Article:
Recently in city island Category

Let's face it - conflict is inevitable. We all cannot get what we want the way we want it all of the time, and thus our needs and wants and personalities will collide. SO - let me suggest that the goal is to handle conflict well so that:

  • we maintain mutual respect;

  • we look for win-win (rather than win-lose or lose-lose) solutions;

  • we restore domestic tranquility - life is too short to stay in the fight!

Here is a valuable technique - which I first learned from Mary Pipher's book Reviving Ophelia (which is still a must-read for parents of daughters) - that can achieve these goals. Thesandwich technique has praise as the top piece of bread, hope as the bottom piece of bread, and your criticism as the "fixings" of the sandwich.

Here's a scenario you might relate to: you come home from a long day at work to find the kitchen full of empty jars and boxes, a sink filled with dishes smeared with tomato sauce, and a half-empty gallon of milk on the counter. This is the result of a pasta-cooking event led by your son and his football buddies. You want to get dinner started, and now the kitchen is a mess. How to proceed?

PRAISE: Hey John, I really appreciate how you take care of your buddies and share our home with them. You are a good friend to them, and I enjoy having your friends at our house.

CRITICISM: I do feel, however, that cleaning up after yourselves before I get home is an important part of our shared family agreement. Today's mess in the kitchen is just too much for me to deal with right now, and it needs to be cleaned up before I make dinner.

HOPE: I hope we can continue to respect our common spaces in the house and take care of one another. I know you can be a kind and conscientious kid, and I believe this won't happen again.

Let's look a bit closer:

  • Praise that is specific, helpful, and true opens up the listener's ears and heart and helps our message to get through to others.

  • Criticism that looks at the "directly observable data"  - like the dirty kitchen - and avoids labeling - like "lazy" and "slob" - is most likely to get good results.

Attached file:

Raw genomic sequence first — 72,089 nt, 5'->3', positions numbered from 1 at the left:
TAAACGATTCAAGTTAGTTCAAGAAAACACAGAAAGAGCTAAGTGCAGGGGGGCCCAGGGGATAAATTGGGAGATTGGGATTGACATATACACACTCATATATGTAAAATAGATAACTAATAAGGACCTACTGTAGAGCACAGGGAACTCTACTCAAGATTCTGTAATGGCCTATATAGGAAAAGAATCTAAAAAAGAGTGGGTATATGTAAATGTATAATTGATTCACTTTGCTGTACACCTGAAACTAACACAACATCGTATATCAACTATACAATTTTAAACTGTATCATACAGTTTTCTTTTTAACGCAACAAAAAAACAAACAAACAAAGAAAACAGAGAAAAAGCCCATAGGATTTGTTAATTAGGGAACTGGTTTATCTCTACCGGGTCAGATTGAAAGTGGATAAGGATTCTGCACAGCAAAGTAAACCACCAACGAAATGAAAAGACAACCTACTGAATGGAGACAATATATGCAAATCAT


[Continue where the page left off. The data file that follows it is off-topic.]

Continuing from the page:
• Hope in the message getting across suggests faith in the other person and a positive attitude when looking ahead.  

So - why not give it a try?

          Most of us who are parents and grandparents remember well the issues that arise as a new school year begins:

·        What will I wear the first day?

·        Who will be my new teachers?

·        Will my friends still like me?

·        How can I possibly pass Algebra II/Physics/AP History???

(We might also remember that many of issues are issues of privilege: how many students in our country and around the world have limited access to new clothes, poorly staffed schools, peer groups dominated by gangs, and few opportunities for advanced courses?)

In the midst of this very natural angst there are also opportunities for new goals, new experiences, and new challenges for growth. But - as always - "chance favors the prepared mind" (to quote Louis Pasteur). How do we prepare ourselves and our students for the new beginnings that come each September?

·        Start adjusting the home schedule before the first week of school: wake-up times, meal times, and bed times can be quite flexible in the summer. Many of us need to slowly adjust to the school day, homework time, and fall sports schedules.

·        Set goals for the new school year: have your child pick one new activity they will try this year and hold them to that choice. Suggest grades or specific achievement points for various school classes that hopefully can be attained, and write those down as a "pledge" or "contract" to be reviewed at Thanksgiving (or after the first grading period). Making a team, running for an office in school, and learning a new skill or musical instrument all would apply here.

·        Make your home "school-friendly": be sure there are appropriate spaces for doing homework, knowing that these spaces will need to change as your child grows up and has different needs. Have appropriate healthy snacks available for after-school munching. Try to have your home be a welcoming space for your child to do school projects with other children.

·        Have a family "screens" policy: screen time is here to stay, but parents can still set the standards for screen use at home. Have clear policies about dinner time (no screens and phones for parents, too!), multiple screen usage while doing homework (multitasking is a myth!), and how you will collect screens before bedtime (eliminate those 2 am texts!).

If we do not provide values and structures for our children the culture - which is based upon social media and consumerism - will fill in the void. We have a responsibility to raise our own children, and that takes time and effort.



We parents know that kids have "radar" - if there is turmoil or tension in the home or in the community, children pick up on the emotionality. All of us can have trouble articulating our lack of ease when things are tough, and children have even more difficulty understanding where these feelings come from.  Instead we see more stomach aches, more whiny behavior, and more fights between siblings. (With adults we see road rage, blaming others, addictive behaviors, and general acting out, right?)